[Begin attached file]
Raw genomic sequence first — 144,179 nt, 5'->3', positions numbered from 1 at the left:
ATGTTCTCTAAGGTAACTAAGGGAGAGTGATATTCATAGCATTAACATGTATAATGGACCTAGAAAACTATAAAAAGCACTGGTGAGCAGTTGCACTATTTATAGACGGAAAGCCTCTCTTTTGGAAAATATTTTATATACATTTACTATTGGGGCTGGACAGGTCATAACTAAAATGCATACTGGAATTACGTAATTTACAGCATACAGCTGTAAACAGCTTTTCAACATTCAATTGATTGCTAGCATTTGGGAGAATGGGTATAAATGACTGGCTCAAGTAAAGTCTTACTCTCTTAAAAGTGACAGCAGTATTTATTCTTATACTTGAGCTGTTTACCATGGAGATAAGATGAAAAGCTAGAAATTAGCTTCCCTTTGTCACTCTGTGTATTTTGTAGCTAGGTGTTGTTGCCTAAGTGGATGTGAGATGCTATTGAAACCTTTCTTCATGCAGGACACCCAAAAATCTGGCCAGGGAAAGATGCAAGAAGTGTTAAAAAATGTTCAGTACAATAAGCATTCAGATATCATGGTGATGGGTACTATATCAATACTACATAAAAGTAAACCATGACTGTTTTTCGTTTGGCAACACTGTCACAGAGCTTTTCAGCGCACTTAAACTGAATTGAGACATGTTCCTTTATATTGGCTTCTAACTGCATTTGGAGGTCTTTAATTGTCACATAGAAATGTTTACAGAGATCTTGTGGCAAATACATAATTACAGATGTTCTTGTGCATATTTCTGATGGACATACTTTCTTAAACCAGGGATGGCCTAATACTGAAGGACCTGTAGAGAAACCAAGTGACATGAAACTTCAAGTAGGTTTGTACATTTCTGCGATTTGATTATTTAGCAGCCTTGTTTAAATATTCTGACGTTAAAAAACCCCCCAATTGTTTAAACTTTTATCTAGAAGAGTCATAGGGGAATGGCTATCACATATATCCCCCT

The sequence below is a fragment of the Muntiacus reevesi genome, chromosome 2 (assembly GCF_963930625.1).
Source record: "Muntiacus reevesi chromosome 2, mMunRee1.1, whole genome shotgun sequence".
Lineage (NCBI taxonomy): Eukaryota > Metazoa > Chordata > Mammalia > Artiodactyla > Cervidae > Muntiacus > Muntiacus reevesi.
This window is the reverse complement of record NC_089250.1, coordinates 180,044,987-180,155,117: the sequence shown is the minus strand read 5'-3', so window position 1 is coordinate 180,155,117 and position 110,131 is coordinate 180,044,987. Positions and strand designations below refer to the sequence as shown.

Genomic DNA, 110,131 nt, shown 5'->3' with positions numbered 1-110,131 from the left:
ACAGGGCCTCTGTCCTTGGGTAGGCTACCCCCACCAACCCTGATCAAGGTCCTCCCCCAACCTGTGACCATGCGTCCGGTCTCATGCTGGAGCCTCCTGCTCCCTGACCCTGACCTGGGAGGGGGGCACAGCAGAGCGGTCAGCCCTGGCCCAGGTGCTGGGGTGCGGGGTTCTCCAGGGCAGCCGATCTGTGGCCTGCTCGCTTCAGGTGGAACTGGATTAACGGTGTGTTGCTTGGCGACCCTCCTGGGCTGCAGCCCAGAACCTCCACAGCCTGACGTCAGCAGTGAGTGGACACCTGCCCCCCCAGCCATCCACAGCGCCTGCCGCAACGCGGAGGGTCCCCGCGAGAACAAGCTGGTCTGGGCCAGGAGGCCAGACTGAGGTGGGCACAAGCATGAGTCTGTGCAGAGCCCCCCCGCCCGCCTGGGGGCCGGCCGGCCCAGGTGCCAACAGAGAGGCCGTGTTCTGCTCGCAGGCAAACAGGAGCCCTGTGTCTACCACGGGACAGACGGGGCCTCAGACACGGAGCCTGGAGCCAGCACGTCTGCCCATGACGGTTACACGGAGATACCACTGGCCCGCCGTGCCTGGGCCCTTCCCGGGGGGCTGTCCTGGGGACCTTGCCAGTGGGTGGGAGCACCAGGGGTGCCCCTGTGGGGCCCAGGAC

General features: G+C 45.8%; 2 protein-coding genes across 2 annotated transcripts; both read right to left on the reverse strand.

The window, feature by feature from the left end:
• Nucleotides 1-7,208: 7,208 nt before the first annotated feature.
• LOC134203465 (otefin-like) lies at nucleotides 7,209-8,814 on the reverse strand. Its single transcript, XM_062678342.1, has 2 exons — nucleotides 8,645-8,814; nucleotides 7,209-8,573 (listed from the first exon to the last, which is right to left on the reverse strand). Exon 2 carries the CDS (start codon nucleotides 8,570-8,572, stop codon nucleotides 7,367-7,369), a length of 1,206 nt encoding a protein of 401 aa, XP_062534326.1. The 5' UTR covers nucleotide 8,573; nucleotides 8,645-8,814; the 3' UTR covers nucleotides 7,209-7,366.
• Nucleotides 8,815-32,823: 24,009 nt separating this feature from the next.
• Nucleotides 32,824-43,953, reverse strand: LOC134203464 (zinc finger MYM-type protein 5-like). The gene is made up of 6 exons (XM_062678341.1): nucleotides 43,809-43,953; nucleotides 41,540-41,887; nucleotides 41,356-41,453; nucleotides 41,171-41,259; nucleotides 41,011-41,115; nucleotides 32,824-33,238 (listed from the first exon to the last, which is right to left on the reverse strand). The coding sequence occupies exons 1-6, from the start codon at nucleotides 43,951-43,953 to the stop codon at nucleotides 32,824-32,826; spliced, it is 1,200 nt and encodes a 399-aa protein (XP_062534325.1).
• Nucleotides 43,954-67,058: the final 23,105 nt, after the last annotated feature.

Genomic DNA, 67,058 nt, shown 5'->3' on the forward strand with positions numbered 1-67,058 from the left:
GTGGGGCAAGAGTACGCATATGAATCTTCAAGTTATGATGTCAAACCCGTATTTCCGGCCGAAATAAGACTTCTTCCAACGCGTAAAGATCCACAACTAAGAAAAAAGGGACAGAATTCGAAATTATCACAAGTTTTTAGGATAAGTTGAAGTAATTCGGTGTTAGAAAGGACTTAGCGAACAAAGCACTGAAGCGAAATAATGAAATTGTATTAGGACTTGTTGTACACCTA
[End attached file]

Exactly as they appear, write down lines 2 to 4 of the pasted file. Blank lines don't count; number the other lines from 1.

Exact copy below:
ATGTTCTCTAAGGTAACTAAGGGAGAGTGATATTCATAGCATTAACATGTATAATGGACCTAGAAAACTATAAAAAGCACTGGTGAGCAGTTGCACTATTTATAGACGGAAAGCCTCTCTTTTGGAAAATATTTTATATACATTTACTATTGGGGCTGGACAGGTCATAACTAAAATGCATACTGGAATTACGTAATTTACAGCATACAGCTGTAAACAGCTTTTCAACATTCAATTGATTGCTAGCATTTGGGAGAATGGGTATAAATGACTGGCTCAAGTAAAGTCTTACTCTCTTAAAAGTGACAGCAGTATTTATTCTTATACTTGAGCTGTTTACCATGGAGATAAGATGAAAAGCTAGAAATTAGCTTCCCTTTGTCACTCTGTGTATTTTGTAGCTAGGTGTTGTTGCCTAAGTGGATGTGAGATGCTATTGAAACCTTTCTTCATGCAGGACACCCAAAAATCTGGCCAGGGAAAGATGCAAGAAGTGTTAAAAAATGTTCAGTACAATAAGCATTCAGATATCATGGTGATGGGTACTATATCAATACTACATAAAAGTAAACCATGACTGTTTTTCGTTTGGCAACACTGTCACAGAGCTTTTCAGCGCACTTAAACTGAATTGAGACATGTTCCTTTATATTGGCTTCTAACTGCATTTGGAGGTCTTTAATTGTCACATAGAAATGTTTACAGAGATCTTGTGGCAAATACATAATTACAGATGTTCTTGTGCATATTTCTGATGGACATACTTTCTTAAACCAGGGATGGCCTAATACTGAAGGACCTGTAGAGAAACCAAGTGACATGAAACTTCAAGTAGGTTTGTACATTTCTGCGATTTGATTATTTAGCAGCCTTGTTTAAATATTCTGACGTTAAAAAACCCCCCAATTGTTTAAACTTTTATCTAGAAGAGTCATAGGGGAATGGCTATCACATATATCCCCCT

The sequence below is a fragment of the Muntiacus reevesi genome, chromosome 2 (assembly GCF_963930625.1).
Source record: "Muntiacus reevesi chromosome 2, mMunRee1.1, whole genome shotgun sequence".